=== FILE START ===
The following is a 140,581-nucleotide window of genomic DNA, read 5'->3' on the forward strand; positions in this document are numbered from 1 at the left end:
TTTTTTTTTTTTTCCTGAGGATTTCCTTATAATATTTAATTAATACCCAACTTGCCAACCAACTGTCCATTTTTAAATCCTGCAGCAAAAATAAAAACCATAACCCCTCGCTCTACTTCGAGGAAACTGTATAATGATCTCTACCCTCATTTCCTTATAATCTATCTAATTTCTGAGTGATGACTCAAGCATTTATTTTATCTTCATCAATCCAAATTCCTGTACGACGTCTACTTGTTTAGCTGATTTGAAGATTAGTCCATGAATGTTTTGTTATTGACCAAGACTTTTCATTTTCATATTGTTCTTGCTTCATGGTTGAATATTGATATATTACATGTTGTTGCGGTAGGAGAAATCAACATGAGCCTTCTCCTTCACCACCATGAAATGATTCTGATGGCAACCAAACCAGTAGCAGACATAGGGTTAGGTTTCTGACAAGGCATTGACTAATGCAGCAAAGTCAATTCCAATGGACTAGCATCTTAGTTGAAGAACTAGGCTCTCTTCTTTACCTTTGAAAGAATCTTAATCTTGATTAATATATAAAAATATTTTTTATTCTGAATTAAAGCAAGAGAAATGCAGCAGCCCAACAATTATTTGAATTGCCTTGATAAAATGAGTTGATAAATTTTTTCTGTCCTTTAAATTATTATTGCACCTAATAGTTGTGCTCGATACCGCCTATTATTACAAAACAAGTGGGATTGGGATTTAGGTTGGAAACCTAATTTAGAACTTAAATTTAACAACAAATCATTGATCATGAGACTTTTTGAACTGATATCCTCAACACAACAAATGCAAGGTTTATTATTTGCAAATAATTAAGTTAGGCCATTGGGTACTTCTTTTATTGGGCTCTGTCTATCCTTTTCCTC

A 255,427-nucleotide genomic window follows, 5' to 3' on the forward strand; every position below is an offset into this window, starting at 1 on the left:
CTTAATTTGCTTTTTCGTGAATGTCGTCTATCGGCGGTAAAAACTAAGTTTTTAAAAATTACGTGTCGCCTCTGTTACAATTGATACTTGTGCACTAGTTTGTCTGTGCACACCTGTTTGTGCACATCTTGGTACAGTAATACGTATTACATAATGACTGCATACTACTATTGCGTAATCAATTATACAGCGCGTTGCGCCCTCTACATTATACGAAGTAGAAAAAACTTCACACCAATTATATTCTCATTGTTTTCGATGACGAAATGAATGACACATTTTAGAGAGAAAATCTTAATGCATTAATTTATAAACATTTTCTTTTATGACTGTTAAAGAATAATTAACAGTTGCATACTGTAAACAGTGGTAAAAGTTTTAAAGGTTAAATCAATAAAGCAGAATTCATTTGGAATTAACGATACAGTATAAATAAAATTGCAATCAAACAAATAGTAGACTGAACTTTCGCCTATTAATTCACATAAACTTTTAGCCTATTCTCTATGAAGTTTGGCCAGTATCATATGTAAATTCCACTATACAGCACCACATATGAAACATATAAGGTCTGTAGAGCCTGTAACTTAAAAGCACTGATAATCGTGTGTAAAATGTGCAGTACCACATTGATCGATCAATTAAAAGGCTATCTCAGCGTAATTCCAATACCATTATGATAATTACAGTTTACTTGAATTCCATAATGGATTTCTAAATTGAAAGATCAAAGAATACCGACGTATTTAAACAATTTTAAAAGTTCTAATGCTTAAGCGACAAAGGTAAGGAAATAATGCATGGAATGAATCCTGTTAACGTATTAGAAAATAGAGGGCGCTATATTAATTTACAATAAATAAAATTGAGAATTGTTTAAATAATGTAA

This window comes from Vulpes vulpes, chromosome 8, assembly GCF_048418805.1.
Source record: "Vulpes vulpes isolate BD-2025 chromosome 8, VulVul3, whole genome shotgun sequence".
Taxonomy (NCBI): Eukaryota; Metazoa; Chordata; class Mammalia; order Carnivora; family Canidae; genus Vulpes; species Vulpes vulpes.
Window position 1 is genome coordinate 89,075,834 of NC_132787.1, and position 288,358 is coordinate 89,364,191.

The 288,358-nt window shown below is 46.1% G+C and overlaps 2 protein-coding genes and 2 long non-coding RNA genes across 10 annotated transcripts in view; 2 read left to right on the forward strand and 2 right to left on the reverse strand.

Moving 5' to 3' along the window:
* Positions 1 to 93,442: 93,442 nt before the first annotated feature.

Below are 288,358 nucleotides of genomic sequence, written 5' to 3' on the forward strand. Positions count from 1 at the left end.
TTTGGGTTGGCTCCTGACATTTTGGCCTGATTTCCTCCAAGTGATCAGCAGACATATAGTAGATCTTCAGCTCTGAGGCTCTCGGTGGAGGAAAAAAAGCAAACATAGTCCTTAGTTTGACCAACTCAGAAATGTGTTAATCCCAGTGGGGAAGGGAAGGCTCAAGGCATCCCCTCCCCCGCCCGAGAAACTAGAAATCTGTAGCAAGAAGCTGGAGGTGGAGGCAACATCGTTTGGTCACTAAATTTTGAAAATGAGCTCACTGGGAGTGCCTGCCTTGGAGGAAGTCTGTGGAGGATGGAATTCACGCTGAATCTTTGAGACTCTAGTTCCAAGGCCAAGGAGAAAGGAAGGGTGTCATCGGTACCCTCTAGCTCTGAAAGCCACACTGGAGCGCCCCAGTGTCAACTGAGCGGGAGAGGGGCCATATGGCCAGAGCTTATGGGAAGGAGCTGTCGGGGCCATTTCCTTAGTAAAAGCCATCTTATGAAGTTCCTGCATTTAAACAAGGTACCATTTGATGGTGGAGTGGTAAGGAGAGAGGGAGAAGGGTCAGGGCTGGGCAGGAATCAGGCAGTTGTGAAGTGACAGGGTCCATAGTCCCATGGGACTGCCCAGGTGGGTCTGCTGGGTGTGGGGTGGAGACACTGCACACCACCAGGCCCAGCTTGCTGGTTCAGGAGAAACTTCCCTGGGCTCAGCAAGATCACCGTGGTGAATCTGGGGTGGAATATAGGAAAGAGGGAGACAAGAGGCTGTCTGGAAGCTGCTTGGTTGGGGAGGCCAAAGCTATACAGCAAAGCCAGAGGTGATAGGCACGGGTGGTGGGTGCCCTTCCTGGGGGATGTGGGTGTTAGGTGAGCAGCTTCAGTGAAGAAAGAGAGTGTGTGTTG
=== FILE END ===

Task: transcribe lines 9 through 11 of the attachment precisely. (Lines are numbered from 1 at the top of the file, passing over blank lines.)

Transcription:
The 288,358-nt window shown below is 46.1% G+C and overlaps 2 protein-coding genes and 2 long non-coding RNA genes across 10 annotated transcripts in view; 2 read left to right on the forward strand and 2 right to left on the reverse strand.

Moving 5' to 3' along the window:
* Positions 1 to 93,442: 93,442 nt before the first annotated feature.